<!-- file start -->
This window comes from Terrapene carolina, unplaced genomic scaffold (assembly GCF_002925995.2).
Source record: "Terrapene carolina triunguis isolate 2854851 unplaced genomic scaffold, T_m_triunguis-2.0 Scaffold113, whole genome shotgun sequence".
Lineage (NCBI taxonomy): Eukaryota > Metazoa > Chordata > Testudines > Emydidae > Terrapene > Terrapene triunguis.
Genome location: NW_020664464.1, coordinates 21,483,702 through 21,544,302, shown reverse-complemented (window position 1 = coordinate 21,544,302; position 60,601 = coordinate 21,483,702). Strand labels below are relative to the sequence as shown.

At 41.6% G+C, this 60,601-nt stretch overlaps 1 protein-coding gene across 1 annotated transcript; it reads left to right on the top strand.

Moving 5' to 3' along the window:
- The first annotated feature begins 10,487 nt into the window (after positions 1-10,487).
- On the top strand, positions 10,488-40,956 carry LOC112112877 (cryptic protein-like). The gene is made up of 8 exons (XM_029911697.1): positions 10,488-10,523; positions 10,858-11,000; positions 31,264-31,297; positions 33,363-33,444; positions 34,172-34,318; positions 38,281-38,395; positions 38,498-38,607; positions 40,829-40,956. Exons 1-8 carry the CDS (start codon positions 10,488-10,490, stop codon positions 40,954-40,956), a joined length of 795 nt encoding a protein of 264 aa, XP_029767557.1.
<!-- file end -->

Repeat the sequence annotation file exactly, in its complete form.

This window comes from Terrapene carolina, unplaced genomic scaffold (assembly GCF_002925995.2).
Source record: "Terrapene carolina triunguis isolate 2854851 unplaced genomic scaffold, T_m_triunguis-2.0 Scaffold113, whole genome shotgun sequence".
Lineage (NCBI taxonomy): Eukaryota > Metazoa > Chordata > Testudines > Emydidae > Terrapene > Terrapene triunguis.
Genome location: NW_020664464.1, coordinates 21,483,702 through 21,544,302, shown reverse-complemented (window position 1 = coordinate 21,544,302; position 60,601 = coordinate 21,483,702). Strand labels below are relative to the sequence as shown.

At 41.6% G+C, this 60,601-nt stretch overlaps 1 protein-coding gene across 1 annotated transcript; it reads left to right on the top strand.

Moving 5' to 3' along the window:
- The first annotated feature begins 10,487 nt into the window (after positions 1-10,487).
- On the top strand, positions 10,488-40,956 carry LOC112112877 (cryptic protein-like). The gene is made up of 8 exons (XM_029911697.1): positions 10,488-10,523; positions 10,858-11,000; positions 31,264-31,297; positions 33,363-33,444; positions 34,172-34,318; positions 38,281-38,395; positions 38,498-38,607; positions 40,829-40,956. Exons 1-8 carry the CDS (start codon positions 10,488-10,490, stop codon positions 40,954-40,956), a joined length of 795 nt encoding a protein of 264 aa, XP_029767557.1.